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Horrell v. Horrell

SUPREME COURT OF THE STATE OF NEW YORK APPELLATE DIVISION SECOND JUDICIAL DEPARTMENT


May 18, 2010

NEAL DAVID HORRELL, APPELLANT,
v.
WANDA JEAN BEHRENS HORRELL, RESPONDENT.

In an action for a divorce and ancillary relief and to set aside a separation agreement dated August 17, 2004, the plaintiff appeals, as limited by his brief, from so much of a judgment of the Supreme Court, Westchester County (Lubell, J.), entered December 22, 2008, as, upon a decision of the same court entered August 13, 2007, made after a hearing, is in favor of the defendant and against him incorporating the separation agreement into the judgment.

Published by New York State Law Reporting Bureau pursuant to Judiciary Law § 431.

This opinion is uncorrected and subject to revision before publication in the Official Reports.

WILLIAM F. MASTRO, J.P., JOSEPH COVELLO, RANDALL T. ENG and ARIEL E. BELEN, JJ.

(Index No. 17142/06)

DECISION & ORDER

ORDERED that the judgment is affirmed insofar as appealed from, with costs.

As general rule, a party's competence to enter into a binding contract is presumed (see Preshaz v Przyziazniuk, 51 AD3d 752). The burden of proving incompetence is on the party asserting it (see Weissman v Weissman, 42 AD3d 448, 450; Smith v Comas, 173 AD2d 535). To set aside a separation agreement or a stipulation of settlement in a divorce action on the ground of lack of capacity, the party must establish that, at the time of the making of the agreement or stipulation, the party "was suffering from a mental illness or defect which rendered [the party] incapable of comprehending the nature of the transaction or making a rational judgment concerning the transaction, or that by reason of mental illness [the party] was unable to control [his or her] conduct" (Lukaszuk v Lukaszuk, 304 AD2d 625, 625; see generally Ortelere v Teachers' Retirement Bd. of City of N.Y., 25 NY2d 196, 202-205).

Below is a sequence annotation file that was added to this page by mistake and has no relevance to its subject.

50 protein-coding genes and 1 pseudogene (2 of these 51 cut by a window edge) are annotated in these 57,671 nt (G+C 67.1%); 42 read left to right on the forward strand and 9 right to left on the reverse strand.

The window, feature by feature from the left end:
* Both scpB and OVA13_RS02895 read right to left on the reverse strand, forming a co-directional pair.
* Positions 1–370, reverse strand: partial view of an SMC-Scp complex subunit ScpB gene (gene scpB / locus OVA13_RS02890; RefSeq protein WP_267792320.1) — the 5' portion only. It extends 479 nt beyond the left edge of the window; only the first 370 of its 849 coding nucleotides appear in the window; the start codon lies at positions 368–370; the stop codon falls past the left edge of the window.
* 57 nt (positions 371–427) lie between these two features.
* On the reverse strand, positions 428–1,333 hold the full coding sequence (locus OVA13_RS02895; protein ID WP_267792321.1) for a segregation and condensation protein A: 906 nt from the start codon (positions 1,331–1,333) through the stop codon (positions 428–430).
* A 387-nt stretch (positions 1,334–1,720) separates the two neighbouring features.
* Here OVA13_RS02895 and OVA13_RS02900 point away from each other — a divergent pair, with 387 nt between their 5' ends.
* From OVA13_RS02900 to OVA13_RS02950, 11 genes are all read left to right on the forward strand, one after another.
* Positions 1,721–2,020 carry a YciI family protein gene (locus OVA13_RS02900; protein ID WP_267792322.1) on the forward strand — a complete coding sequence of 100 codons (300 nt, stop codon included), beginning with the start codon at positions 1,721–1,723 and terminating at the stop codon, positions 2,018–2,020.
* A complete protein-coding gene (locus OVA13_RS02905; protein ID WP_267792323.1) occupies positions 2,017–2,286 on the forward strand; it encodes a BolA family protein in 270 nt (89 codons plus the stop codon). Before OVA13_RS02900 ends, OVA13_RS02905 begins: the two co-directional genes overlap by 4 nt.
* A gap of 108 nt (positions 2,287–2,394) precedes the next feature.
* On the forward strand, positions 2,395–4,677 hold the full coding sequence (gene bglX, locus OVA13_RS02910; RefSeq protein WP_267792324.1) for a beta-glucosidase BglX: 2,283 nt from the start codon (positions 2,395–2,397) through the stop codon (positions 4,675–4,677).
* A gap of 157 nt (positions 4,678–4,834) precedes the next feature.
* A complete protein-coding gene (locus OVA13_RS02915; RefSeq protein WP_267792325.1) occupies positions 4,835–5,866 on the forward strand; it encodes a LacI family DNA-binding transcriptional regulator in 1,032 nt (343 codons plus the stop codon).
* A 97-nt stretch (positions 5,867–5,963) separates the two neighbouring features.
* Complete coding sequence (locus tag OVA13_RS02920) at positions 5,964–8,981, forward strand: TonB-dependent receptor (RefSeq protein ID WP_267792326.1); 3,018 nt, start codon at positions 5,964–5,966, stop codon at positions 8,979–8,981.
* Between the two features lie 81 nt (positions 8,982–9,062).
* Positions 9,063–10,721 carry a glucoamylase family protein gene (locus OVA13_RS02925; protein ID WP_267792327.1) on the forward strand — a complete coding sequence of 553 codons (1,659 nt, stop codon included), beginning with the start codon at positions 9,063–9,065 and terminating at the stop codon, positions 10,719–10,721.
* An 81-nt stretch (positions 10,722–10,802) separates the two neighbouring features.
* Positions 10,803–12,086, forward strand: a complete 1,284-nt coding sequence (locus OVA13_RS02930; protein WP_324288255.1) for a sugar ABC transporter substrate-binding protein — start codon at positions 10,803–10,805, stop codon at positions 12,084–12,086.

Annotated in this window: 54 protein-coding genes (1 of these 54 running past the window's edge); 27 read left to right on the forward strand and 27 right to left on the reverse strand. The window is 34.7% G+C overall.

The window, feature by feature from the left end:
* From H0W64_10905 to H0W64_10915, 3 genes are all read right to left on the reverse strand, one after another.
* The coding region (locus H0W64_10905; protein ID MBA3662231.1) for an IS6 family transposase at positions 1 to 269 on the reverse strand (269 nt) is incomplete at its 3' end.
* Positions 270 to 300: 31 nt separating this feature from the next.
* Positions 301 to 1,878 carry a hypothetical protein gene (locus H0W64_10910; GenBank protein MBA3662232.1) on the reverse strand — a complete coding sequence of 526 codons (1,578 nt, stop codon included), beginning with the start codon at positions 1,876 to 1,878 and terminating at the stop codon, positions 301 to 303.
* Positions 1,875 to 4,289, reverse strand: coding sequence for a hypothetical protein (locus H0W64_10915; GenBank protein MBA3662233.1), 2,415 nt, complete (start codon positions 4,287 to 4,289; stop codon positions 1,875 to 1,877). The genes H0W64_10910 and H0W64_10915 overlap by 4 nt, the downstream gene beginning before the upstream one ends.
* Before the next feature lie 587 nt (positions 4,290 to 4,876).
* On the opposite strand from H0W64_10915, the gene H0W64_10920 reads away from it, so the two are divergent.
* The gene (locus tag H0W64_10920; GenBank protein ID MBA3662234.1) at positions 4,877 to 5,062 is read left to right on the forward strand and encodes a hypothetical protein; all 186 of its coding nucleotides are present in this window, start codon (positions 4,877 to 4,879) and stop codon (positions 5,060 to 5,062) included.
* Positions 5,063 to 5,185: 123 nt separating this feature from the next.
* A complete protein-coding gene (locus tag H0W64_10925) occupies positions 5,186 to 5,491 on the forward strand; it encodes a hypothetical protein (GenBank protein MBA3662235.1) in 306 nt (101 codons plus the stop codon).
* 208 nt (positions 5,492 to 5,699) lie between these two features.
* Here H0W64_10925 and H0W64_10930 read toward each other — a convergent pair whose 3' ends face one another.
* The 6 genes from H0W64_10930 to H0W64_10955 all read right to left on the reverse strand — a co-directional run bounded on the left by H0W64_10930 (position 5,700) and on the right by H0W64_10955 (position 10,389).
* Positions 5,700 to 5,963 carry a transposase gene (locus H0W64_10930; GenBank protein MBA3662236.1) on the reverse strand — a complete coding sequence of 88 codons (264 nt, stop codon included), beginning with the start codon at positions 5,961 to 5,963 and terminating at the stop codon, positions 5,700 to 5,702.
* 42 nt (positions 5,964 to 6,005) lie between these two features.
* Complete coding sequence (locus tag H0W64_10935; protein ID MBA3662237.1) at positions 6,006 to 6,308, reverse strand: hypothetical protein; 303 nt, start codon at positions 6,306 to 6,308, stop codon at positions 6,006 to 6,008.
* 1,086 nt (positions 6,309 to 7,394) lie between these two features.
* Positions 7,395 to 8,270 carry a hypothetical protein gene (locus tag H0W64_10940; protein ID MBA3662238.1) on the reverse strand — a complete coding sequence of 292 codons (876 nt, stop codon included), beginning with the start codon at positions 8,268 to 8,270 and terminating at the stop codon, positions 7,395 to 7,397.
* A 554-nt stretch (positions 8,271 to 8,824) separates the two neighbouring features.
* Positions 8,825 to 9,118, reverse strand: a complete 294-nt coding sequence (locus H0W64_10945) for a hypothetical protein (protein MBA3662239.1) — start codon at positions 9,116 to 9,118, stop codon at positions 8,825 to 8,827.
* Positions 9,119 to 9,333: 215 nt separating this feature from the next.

Based on the evidence at the hearing, and giving due deference to the Supreme Court's assessment of the witnesses' credibility (see Amiel v Amiel, 239 AD2d 532, 533; Smith v Comas, 173 AD2d at 535-536), the Supreme Court properly determined that the plaintiff failed to demonstrate that the parties' separation agreement should be set aside on the ground that he lacked the requisite mental capacity at the time the agreement was executed. In contrast to the somewhat conclusory testimony of the plaintiff's expert that the plaintiff's bipolar disorder and attention deficit hyperactivity disorder interfered with his ability to make reasoned judgments, the contrary opinion of the defendant's expert was supported by the plaintiff's medical records. As the plaintiff's expert indicated, certain records reflect that, at the time of the execution of the agreement, the plaintiff was suffering from "mild symptoms, but [was] generally functioning pretty well."

The Supreme Court also properly determined that the plaintiff failed to demonstrate that the parties' separation agreement should be set aside on the ground of unconscionability. Viewing the agreement in its entirety, and examining the totality of the circumstances (see Cantilli v Cantilli, 40 AD3d 1023, 1024), we find that any inequality in the division of marital assets or allocation of marital debt is not "so strong and manifest as to shock the conscience and confound the judgment of any [person] of common sense" (Christian v Christian, 42 NY2d 63, 71 [internal quotation marks omitted]; see Santini v Robinson, 68 AD3d 745, 749).

The plaintiff's remaining contentions are without merit.

MASTRO, J.P., COVELLO, ENG and BELEN, JJ., concur.

20100518

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